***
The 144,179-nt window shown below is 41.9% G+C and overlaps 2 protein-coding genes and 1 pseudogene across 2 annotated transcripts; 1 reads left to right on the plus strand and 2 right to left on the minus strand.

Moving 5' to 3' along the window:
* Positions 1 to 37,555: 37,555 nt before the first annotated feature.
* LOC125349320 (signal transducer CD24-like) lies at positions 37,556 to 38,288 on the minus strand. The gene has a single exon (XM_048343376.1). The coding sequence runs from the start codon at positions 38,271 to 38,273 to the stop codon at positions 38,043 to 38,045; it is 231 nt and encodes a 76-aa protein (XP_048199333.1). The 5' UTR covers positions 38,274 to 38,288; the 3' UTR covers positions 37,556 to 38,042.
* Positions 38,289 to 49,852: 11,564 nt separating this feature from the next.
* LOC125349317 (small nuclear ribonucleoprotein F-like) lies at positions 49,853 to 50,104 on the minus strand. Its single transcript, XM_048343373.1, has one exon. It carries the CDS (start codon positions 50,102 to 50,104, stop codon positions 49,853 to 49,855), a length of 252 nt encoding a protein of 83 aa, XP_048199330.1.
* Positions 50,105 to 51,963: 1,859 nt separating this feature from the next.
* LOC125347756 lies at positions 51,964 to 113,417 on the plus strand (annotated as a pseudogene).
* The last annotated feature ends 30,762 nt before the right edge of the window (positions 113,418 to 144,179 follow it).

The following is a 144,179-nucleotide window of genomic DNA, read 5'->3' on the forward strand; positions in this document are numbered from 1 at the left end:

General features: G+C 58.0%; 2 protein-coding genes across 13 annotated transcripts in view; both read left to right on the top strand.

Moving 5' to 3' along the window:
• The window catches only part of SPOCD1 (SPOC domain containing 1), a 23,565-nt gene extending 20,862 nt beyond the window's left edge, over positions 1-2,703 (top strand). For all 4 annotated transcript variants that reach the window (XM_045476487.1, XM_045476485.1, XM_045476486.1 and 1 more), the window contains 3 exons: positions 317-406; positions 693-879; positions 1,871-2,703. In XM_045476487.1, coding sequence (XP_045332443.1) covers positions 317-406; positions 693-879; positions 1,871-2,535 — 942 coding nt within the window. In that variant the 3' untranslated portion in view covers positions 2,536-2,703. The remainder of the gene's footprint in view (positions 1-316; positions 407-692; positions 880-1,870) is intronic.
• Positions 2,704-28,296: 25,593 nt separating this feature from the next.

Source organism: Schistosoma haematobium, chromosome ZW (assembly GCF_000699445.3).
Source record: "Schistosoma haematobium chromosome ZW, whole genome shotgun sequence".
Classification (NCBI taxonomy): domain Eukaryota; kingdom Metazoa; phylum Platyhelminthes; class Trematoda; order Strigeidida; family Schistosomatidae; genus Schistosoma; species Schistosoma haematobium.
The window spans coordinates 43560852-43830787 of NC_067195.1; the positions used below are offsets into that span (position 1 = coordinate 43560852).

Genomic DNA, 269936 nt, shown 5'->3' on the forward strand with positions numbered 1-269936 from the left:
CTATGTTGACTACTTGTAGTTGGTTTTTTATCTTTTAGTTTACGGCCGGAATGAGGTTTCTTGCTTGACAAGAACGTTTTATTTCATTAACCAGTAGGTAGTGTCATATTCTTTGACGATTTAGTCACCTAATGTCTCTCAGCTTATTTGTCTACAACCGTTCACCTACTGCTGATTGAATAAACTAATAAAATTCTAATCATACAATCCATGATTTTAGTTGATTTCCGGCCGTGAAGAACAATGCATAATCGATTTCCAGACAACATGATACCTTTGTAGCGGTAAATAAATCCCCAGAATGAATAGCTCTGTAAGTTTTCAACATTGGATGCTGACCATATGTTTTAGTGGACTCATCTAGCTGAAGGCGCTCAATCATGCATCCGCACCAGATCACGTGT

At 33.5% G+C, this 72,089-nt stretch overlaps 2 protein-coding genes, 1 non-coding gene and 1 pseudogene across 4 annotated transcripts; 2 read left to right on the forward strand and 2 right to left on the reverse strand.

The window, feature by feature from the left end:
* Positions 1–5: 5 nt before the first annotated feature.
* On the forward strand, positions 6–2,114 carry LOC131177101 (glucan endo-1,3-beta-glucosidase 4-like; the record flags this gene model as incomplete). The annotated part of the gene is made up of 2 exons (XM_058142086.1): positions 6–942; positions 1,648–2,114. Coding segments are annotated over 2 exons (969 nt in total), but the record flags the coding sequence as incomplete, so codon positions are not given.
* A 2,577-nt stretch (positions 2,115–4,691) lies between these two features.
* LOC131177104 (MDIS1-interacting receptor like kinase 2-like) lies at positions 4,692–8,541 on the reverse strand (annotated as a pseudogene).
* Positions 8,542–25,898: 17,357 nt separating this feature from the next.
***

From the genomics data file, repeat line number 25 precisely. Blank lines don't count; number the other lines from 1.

* A 2,577-nt stretch (positions 2,115–4,691) lies between these two features.